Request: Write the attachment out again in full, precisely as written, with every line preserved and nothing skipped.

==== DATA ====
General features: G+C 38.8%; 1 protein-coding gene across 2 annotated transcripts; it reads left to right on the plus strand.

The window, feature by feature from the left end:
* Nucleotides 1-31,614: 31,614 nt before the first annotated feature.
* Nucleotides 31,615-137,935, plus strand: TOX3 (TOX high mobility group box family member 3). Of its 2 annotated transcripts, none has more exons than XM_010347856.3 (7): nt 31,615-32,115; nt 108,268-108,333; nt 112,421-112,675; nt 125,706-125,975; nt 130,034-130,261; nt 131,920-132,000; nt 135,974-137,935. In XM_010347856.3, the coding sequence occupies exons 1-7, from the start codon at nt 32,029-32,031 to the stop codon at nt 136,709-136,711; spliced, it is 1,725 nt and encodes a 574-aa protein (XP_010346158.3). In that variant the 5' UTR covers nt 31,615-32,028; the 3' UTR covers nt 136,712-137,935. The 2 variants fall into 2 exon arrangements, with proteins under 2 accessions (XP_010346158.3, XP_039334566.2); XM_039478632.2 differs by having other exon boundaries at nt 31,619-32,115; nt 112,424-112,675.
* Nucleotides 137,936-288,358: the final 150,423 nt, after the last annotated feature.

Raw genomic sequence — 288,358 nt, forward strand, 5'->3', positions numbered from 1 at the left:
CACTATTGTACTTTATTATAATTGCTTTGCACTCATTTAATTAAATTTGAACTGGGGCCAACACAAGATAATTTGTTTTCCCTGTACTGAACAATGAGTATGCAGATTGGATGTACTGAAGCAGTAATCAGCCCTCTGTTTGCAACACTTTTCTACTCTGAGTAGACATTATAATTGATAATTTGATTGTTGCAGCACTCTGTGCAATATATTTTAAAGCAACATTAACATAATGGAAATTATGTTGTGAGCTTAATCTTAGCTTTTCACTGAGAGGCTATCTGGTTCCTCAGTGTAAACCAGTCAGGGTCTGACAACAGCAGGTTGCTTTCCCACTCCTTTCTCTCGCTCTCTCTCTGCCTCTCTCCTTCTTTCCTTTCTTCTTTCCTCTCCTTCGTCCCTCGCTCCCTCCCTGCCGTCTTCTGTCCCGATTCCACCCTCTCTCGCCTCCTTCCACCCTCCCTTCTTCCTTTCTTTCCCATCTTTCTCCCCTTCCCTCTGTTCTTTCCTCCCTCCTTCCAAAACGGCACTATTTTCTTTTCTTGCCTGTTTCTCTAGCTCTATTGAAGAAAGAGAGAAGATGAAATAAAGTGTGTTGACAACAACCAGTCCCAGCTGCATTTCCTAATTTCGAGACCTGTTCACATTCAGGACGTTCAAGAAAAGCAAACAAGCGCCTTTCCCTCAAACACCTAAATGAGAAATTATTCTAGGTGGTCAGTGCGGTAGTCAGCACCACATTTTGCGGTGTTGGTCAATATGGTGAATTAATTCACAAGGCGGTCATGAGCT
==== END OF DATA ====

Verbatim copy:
General features: G+C 38.8%; 1 protein-coding gene across 2 annotated transcripts; it reads left to right on the plus strand.

The window, feature by feature from the left end:
* Nucleotides 1-31,614: 31,614 nt before the first annotated feature.
* Nucleotides 31,615-137,935, plus strand: TOX3 (TOX high mobility group box family member 3). Of its 2 annotated transcripts, none has more exons than XM_010347856.3 (7): nt 31,615-32,115; nt 108,268-108,333; nt 112,421-112,675; nt 125,706-125,975; nt 130,034-130,261; nt 131,920-132,000; nt 135,974-137,935. In XM_010347856.3, the coding sequence occupies exons 1-7, from the start codon at nt 32,029-32,031 to the stop codon at nt 136,709-136,711; spliced, it is 1,725 nt and encodes a 574-aa protein (XP_010346158.3). In that variant the 5' UTR covers nt 31,615-32,028; the 3' UTR covers nt 136,712-137,935. The 2 variants fall into 2 exon arrangements, with proteins under 2 accessions (XP_010346158.3, XP_039334566.2); XM_039478632.2 differs by having other exon boundaries at nt 31,619-32,115; nt 112,424-112,675.
* Nucleotides 137,936-288,358: the final 150,423 nt, after the last annotated feature.

Raw genomic sequence — 288,358 nt, forward strand, 5'->3', positions numbered from 1 at the left:
CACTATTGTACTTTATTATAATTGCTTTGCACTCATTTAATTAAATTTGAACTGGGGCCAACACAAGATAATTTGTTTTCCCTGTACTGAACAATGAGTATGCAGATTGGATGTACTGAAGCAGTAATCAGCCCTCTGTTTGCAACACTTTTCTACTCTGAGTAGACATTATAATTGATAATTTGATTGTTGCAGCACTCTGTGCAATATATTTTAAAGCAACATTAACATAATGGAAATTATGTTGTGAGCTTAATCTTAGCTTTTCACTGAGAGGCTATCTGGTTCCTCAGTGTAAACCAGTCAGGGTCTGACAACAGCAGGTTGCTTTCCCACTCCTTTCTCTCGCTCTCTCTCTGCCTCTCTCCTTCTTTCCTTTCTTCTTTCCTCTCCTTCGTCCCTCGCTCCCTCCCTGCCGTCTTCTGTCCCGATTCCACCCTCTCTCGCCTCCTTCCACCCTCCCTTCTTCCTTTCTTTCCCATCTTTCTCCCCTTCCCTCTGTTCTTTCCTCCCTCCTTCCAAAACGGCACTATTTTCTTTTCTTGCCTGTTTCTCTAGCTCTATTGAAGAAAGAGAGAAGATGAAATAAAGTGTGTTGACAACAACCAGTCCCAGCTGCATTTCCTAATTTCGAGACCTGTTCACATTCAGGACGTTCAAGAAAAGCAAACAAGCGCCTTTCCCTCAAACACCTAAATGAGAAATTATTCTAGGTGGTCAGTGCGGTAGTCAGCACCACATTTTGCGGTGTTGGTCAATATGGTGAATTAATTCACAAGGCGGTCATGAGCT